Skiing. Not so much a hobby, more a cult. Like most cults, it has its own rules and its own lexicon. Use this page to break through the jargon and work out just what everyone is talking about.
The main kind of skiing which you will see on a ski holiday, where you get the lift up the mountain and ski back down.
Social drinks after a day on the slopes. Usually lasts until dinner time, but can run into the wee small hours.
Almost never a concern for beginners, avalanches are the biggest fear for more experienced skiers and snowboarders who choose to go "off-piste". In France, the local authorities are responsible for keeping recognised pistes safe from avalanche risk.
The layer of thermal clothing that comes into contact with your skin.
The mechanism which attaches your skis to your boots. To protect your knees, this is designed to detach when you fall over or crash. Reattaching your boots to your bindings when you're tired is one of the less enjoyable aspects of your first day or two on skis.
A ski piste that is suitable for expert skiers and boarders only.
A ski piste that is suitable for intermediate skiers and boarders.
An enclosed walk-on ski lift that takes skiers, boarders and pedestrians up and down the mountain. Also known as telecabine, gondola or cable car.
An advanced form of skiing which involves turning without skidding or scraping the skis. This allows the skier to turn without slowing down.
The combed pattern which is left in the snow on pistes after they have been groomed overnight.
A form of ski lift (usually unpopular with snowboarders) where your skis or board remains in contact with the snow while you are dragged back up the mountain. Also known as a button lift.
The imaginary line, which represents how a rolling ball would descend from where you are stood. It's the straightest route to the bottom.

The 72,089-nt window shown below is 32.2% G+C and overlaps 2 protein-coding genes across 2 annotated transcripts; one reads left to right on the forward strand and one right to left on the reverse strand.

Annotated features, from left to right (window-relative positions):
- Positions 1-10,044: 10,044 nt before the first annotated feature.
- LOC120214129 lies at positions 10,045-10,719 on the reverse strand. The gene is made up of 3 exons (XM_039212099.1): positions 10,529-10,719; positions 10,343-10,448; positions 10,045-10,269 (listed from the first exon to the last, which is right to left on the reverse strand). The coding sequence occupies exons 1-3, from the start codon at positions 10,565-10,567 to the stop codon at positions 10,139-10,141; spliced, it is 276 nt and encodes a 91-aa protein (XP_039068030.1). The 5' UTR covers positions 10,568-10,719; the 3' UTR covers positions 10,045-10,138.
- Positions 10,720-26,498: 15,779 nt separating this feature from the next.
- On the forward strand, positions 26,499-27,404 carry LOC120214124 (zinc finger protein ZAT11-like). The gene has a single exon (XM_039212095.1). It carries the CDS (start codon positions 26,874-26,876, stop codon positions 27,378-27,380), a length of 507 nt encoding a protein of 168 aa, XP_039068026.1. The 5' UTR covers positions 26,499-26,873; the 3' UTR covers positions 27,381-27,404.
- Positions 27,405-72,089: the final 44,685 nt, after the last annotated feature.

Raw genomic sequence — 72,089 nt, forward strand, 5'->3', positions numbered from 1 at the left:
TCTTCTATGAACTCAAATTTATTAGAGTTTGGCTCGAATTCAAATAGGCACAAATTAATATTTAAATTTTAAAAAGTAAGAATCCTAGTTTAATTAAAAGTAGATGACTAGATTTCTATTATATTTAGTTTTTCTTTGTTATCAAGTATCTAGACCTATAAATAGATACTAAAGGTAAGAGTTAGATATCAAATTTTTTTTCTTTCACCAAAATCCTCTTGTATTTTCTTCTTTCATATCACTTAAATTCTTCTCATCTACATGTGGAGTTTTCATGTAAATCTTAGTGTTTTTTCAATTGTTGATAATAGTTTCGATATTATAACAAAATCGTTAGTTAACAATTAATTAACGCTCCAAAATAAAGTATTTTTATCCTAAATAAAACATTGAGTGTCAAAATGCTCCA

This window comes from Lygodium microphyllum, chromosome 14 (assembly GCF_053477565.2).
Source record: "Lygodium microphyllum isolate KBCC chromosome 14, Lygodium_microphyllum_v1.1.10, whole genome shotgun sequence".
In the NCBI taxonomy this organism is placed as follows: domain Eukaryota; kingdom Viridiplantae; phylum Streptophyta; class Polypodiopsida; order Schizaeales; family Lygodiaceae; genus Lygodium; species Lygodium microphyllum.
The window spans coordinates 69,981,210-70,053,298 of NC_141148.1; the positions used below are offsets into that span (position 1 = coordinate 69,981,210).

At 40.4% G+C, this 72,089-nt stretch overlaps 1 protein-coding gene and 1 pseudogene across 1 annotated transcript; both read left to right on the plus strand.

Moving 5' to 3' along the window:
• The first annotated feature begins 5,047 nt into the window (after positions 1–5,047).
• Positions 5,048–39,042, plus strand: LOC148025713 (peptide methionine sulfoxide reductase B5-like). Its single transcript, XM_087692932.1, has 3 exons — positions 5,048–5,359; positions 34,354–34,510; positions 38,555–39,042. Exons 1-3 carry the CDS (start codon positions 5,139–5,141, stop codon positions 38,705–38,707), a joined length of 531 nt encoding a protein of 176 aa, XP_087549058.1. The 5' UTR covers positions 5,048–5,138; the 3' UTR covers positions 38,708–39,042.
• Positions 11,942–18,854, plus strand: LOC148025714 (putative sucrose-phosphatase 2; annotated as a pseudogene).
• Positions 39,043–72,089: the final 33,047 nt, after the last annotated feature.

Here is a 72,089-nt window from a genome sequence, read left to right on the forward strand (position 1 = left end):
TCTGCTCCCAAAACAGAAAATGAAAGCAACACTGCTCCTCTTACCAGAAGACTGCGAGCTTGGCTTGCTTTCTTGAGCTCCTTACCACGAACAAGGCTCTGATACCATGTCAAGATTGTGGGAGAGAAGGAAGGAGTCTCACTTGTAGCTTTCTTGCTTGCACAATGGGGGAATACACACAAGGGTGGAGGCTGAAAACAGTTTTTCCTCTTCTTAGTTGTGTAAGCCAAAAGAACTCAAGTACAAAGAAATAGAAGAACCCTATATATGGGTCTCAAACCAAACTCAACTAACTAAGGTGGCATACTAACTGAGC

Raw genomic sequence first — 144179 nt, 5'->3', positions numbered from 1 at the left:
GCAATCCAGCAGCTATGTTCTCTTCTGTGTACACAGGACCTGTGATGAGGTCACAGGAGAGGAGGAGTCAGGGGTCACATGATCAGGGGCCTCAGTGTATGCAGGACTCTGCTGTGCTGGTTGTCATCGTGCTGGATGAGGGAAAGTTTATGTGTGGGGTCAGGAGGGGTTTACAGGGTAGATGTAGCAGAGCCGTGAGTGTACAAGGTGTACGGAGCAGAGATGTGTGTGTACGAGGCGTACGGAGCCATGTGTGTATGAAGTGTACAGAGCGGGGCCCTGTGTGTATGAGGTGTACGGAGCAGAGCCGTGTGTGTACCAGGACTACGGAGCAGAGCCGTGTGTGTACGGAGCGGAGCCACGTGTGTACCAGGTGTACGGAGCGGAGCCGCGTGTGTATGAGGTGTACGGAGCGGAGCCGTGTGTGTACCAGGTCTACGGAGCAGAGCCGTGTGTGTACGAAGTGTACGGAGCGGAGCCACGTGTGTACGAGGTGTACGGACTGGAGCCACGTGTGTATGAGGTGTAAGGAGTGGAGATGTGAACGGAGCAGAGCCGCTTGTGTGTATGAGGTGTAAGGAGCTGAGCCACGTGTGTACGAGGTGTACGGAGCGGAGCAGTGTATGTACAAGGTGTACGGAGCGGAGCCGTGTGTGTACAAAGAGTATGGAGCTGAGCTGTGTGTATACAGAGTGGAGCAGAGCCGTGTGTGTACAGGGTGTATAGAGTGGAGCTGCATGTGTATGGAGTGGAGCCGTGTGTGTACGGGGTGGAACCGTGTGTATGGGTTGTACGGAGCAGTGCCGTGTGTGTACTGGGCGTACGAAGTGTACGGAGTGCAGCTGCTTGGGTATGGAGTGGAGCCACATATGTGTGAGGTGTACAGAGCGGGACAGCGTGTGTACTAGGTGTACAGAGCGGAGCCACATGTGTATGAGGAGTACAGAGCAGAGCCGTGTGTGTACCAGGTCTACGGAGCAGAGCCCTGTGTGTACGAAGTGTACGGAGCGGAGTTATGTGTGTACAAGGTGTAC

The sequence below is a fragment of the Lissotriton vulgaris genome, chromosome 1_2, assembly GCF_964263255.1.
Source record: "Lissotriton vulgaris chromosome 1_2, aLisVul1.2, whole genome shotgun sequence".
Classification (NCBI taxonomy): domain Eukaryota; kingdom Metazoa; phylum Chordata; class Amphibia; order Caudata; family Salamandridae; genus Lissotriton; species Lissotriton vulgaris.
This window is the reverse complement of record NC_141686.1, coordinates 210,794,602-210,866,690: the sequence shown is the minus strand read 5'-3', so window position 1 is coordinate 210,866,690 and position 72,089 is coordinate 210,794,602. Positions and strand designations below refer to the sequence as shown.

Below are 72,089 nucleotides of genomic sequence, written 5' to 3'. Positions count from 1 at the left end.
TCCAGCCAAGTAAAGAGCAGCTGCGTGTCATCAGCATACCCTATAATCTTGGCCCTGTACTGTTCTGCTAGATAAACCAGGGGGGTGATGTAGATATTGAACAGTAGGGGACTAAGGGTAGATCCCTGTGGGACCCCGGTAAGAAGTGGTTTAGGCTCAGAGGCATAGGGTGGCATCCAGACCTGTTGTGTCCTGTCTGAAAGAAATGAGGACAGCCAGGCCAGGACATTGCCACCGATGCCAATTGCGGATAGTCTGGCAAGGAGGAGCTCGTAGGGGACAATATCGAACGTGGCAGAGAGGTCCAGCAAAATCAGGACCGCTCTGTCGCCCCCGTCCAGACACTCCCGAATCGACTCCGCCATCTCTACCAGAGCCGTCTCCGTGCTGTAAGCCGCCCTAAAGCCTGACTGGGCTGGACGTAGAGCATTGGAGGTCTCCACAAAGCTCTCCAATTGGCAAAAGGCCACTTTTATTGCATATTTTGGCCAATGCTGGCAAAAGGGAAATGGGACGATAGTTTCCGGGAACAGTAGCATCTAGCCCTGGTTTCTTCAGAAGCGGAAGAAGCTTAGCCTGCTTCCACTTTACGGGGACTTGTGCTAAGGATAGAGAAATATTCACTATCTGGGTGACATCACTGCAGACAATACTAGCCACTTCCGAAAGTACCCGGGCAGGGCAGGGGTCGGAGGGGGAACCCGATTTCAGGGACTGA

A ski piste that is suitable for beginner skiers and boarders.
The mechanised process by which ski pistes are smoothed overnight to ready them for another day's skiing. Without being groomed, ski runs can quickly become very challenging.
A conveyor belt used to convey novice skiers uphill.
A layer of clothing (e.g. fleece) worn between the base layer and the outer shell (e.g. ski jacket).
Skiing on terrain which has not been designated as official skiable piste. Off-piste terrain is not maintained by local authorities, and skiers venture there only at their own risk. Not for beginners.
An official ski trail that is maintained by local authorities.
A ski piste that is suitable for experienced skiers and boarders.
Insulated trousers to be worn when skiing or snowboarding.
The outermost layer of ski clothing, i.e. jacket and salopettes
A beginner-friendly style of skiing that gives maximum control and minimal speed.
Also known as 'Schuss'. A forward-leaning crouch position, used to build or maintain high speed by reducing wind resistance.
Your stay in this property comes with our luxury catered chalet package as standard. Throughout your stay, you will be served by your own professional in-house chef, as well as by a mature and experienced chalet host. Gourmet evening meals will be served for you on 6 evenings of your stay. Breakfast and afternoon tea are available all 7 days, as is our inclusive drinks package. More about chalet dining...
This property comes with our serviced chalet package. Perfect for those who value privacy and flexibility, this package offers a blank canvas for those who want to design their own bespoke holiday experience. The price includes all the luxury touches and facilities that are synonymous with the Delicious Mountain brand, but without the in-house staff or the catering package. You can then add whatever you want – chef services, groceries delivery, drinks bundle. Just let us know what you need when you book and we will be here to make it happen.